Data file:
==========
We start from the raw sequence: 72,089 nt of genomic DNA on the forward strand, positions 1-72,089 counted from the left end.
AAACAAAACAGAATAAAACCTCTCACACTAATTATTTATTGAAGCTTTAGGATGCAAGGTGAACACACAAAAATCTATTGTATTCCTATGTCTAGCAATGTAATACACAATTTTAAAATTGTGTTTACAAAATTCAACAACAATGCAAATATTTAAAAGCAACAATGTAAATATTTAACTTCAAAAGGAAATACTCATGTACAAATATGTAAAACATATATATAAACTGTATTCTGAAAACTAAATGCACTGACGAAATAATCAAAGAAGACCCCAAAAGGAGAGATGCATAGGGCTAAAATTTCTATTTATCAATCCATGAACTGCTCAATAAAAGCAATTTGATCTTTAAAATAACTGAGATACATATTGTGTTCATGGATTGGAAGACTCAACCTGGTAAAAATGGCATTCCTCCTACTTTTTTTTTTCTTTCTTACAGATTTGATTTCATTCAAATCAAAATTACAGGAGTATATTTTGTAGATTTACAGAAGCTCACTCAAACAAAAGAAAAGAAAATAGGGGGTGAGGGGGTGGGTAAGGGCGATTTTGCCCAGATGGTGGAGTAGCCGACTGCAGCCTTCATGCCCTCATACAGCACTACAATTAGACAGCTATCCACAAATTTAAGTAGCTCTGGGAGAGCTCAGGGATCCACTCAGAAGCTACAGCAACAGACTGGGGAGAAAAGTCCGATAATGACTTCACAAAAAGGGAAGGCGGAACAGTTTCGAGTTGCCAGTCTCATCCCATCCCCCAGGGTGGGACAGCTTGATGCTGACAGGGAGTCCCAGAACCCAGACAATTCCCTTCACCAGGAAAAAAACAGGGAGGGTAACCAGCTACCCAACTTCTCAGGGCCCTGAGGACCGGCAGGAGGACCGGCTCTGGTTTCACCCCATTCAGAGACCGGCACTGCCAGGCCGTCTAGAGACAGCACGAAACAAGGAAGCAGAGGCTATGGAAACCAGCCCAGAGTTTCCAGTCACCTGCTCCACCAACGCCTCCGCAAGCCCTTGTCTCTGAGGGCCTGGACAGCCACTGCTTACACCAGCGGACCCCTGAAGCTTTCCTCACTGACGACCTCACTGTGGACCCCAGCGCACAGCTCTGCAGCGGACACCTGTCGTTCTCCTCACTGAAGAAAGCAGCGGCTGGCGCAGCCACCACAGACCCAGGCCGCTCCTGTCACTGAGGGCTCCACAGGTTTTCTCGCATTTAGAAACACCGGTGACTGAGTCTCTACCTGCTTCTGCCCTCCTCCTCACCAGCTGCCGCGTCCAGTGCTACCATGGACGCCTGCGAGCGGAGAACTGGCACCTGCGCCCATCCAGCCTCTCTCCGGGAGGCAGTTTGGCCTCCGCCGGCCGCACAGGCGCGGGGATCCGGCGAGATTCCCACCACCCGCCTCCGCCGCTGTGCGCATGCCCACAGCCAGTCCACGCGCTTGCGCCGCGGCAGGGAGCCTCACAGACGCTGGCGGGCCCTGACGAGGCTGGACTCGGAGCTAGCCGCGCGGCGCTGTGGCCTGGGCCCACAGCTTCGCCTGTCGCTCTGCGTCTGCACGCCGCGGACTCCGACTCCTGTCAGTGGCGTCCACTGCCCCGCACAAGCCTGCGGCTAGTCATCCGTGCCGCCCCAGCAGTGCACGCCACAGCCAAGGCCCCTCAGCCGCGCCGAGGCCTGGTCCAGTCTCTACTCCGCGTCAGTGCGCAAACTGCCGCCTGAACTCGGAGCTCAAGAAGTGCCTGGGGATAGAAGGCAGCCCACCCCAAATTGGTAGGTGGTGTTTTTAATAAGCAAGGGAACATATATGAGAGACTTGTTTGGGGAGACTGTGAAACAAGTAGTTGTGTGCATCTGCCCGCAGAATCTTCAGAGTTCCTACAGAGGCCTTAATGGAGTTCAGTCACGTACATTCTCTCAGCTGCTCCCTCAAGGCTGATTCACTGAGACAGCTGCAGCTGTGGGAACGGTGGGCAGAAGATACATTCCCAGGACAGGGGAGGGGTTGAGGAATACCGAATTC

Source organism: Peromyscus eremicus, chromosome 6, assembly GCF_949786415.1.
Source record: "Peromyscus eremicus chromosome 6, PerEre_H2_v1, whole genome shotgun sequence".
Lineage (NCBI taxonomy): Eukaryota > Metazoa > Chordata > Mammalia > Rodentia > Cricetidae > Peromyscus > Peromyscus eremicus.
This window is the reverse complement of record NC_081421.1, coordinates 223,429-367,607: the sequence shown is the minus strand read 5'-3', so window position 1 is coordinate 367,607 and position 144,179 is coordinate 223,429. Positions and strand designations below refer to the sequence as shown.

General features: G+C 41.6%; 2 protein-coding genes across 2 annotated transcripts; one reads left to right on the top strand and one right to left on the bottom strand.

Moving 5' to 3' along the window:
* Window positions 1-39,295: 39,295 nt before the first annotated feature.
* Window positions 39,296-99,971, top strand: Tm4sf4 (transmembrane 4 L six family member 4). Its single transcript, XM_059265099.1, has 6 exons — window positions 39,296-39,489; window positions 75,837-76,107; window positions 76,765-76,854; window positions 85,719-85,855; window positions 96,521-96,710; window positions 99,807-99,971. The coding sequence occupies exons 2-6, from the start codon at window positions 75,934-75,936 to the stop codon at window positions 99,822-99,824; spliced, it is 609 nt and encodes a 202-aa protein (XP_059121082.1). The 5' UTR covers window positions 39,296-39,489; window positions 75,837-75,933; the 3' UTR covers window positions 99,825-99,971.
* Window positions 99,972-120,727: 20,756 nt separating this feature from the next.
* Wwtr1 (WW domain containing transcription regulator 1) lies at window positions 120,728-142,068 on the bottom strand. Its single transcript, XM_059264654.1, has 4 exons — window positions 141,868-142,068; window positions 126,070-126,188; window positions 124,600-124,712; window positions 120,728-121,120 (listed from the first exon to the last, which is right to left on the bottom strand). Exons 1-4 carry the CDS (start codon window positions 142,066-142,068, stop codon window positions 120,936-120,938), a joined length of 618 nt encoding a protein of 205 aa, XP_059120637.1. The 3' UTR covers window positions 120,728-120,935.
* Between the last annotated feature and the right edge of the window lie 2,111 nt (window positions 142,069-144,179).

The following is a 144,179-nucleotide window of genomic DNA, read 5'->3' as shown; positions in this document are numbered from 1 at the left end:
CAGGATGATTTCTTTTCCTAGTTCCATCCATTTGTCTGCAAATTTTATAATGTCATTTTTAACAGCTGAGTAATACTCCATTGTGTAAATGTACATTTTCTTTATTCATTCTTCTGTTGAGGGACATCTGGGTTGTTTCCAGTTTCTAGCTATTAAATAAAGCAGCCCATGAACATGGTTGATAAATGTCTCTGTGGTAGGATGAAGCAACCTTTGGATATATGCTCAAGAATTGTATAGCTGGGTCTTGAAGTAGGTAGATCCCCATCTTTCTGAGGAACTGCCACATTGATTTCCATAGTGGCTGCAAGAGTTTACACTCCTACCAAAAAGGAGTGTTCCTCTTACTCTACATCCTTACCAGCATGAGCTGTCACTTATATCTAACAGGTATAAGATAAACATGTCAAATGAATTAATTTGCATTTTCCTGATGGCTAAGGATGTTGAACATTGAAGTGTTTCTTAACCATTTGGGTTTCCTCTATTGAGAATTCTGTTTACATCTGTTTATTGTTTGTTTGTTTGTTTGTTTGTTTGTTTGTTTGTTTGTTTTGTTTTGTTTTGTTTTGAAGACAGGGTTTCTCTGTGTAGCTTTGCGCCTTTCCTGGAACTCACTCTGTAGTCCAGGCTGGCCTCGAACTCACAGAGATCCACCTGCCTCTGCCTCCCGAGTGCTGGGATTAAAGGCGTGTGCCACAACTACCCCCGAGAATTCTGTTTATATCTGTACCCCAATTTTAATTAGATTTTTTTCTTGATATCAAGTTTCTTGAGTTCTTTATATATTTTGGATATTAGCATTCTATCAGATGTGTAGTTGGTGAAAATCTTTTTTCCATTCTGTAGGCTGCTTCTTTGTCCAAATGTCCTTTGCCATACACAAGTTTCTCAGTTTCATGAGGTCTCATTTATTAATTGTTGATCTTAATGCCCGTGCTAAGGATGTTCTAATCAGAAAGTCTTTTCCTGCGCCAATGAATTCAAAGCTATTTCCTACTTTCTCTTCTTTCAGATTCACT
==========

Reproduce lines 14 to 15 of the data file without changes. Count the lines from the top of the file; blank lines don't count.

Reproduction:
The following is a 144,179-nucleotide window of genomic DNA, read 5'->3' as shown; positions in this document are numbered from 1 at the left end:
CAGGATGATTTCTTTTCCTAGTTCCATCCATTTGTCTGCAAATTTTATAATGTCATTTTTAACAGCTGAGTAATACTCCATTGTGTAAATGTACATTTTCTTTATTCATTCTTCTGTTGAGGGACATCTGGGTTGTTTCCAGTTTCTAGCTATTAAATAAAGCAGCCCATGAACATGGTTGATAAATGTCTCTGTGGTAGGATGAAGCAACCTTTGGATATATGCTCAAGAATTGTATAGCTGGGTCTTGAAGTAGGTAGATCCCCATCTTTCTGAGGAACTGCCACATTGATTTCCATAGTGGCTGCAAGAGTTTACACTCCTACCAAAAAGGAGTGTTCCTCTTACTCTACATCCTTACCAGCATGAGCTGTCACTTATATCTAACAGGTATAAGATAAACATGTCAAATGAATTAATTTGCATTTTCCTGATGGCTAAGGATGTTGAACATTGAAGTGTTTCTTAACCATTTGGGTTTCCTCTATTGAGAATTCTGTTTACATCTGTTTATTGTTTGTTTGTTTGTTTGTTTGTTTGTTTGTTTGTTTGTTTTGTTTTGTTTTGTTTTGAAGACAGGGTTTCTCTGTGTAGCTTTGCGCCTTTCCTGGAACTCACTCTGTAGTCCAGGCTGGCCTCGAACTCACAGAGATCCACCTGCCTCTGCCTCCCGAGTGCTGGGATTAAAGGCGTGTGCCACAACTACCCCCGAGAATTCTGTTTATATCTGTACCCCAATTTTAATTAGATTTTTTTCTTGATATCAAGTTTCTTGAGTTCTTTATATATTTTGGATATTAGCATTCTATCAGATGTGTAGTTGGTGAAAATCTTTTTTCCATTCTGTAGGCTGCTTCTTTGTCCAAATGTCCTTTGCCATACACAAGTTTCTCAGTTTCATGAGGTCTCATTTATTAATTGTTGATCTTAATGCCCGTGCTAAGGATGTTCTAATCAGAAAGTCTTTTCCTGCGCCAATGAATTCAAAGCTATTTCCTACTTTCTCTTCTTTCAGATTCACT